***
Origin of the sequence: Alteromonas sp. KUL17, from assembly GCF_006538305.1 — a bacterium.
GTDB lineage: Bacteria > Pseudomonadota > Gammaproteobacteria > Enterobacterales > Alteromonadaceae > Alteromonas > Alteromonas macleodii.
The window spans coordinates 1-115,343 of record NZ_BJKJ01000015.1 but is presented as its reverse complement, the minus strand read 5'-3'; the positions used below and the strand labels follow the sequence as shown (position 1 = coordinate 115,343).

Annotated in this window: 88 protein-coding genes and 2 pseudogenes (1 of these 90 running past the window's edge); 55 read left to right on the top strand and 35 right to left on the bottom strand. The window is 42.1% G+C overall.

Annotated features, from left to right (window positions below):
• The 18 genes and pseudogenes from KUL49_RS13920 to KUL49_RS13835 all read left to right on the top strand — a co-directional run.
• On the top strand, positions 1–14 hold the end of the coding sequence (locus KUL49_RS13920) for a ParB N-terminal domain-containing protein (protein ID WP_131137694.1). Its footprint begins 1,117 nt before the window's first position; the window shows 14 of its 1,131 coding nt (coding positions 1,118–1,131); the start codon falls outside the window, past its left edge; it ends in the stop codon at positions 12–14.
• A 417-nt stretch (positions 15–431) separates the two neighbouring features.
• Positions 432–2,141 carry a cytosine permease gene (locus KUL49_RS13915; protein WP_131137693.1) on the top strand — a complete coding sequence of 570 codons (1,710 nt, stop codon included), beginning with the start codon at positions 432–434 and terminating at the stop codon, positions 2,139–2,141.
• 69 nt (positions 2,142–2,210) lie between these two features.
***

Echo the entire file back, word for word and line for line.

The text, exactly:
Origin of the sequence: Alteromonas sp. KUL17, from assembly GCF_006538305.1 — a bacterium.
GTDB lineage: Bacteria > Pseudomonadota > Gammaproteobacteria > Enterobacterales > Alteromonadaceae > Alteromonas > Alteromonas macleodii.
The window spans coordinates 1-115,343 of record NZ_BJKJ01000015.1 but is presented as its reverse complement, the minus strand read 5'-3'; the positions used below and the strand labels follow the sequence as shown (position 1 = coordinate 115,343).

Annotated in this window: 88 protein-coding genes and 2 pseudogenes (1 of these 90 running past the window's edge); 55 read left to right on the top strand and 35 right to left on the bottom strand. The window is 42.1% G+C overall.

Annotated features, from left to right (window positions below):
• The 18 genes and pseudogenes from KUL49_RS13920 to KUL49_RS13835 all read left to right on the top strand — a co-directional run.
• On the top strand, positions 1–14 hold the end of the coding sequence (locus KUL49_RS13920) for a ParB N-terminal domain-containing protein (protein ID WP_131137694.1). Its footprint begins 1,117 nt before the window's first position; the window shows 14 of its 1,131 coding nt (coding positions 1,118–1,131); the start codon falls outside the window, past its left edge; it ends in the stop codon at positions 12–14.
• A 417-nt stretch (positions 15–431) separates the two neighbouring features.
• Positions 432–2,141 carry a cytosine permease gene (locus KUL49_RS13915; protein WP_131137693.1) on the top strand — a complete coding sequence of 570 codons (1,710 nt, stop codon included), beginning with the start codon at positions 432–434 and terminating at the stop codon, positions 2,139–2,141.
• 69 nt (positions 2,142–2,210) lie between these two features.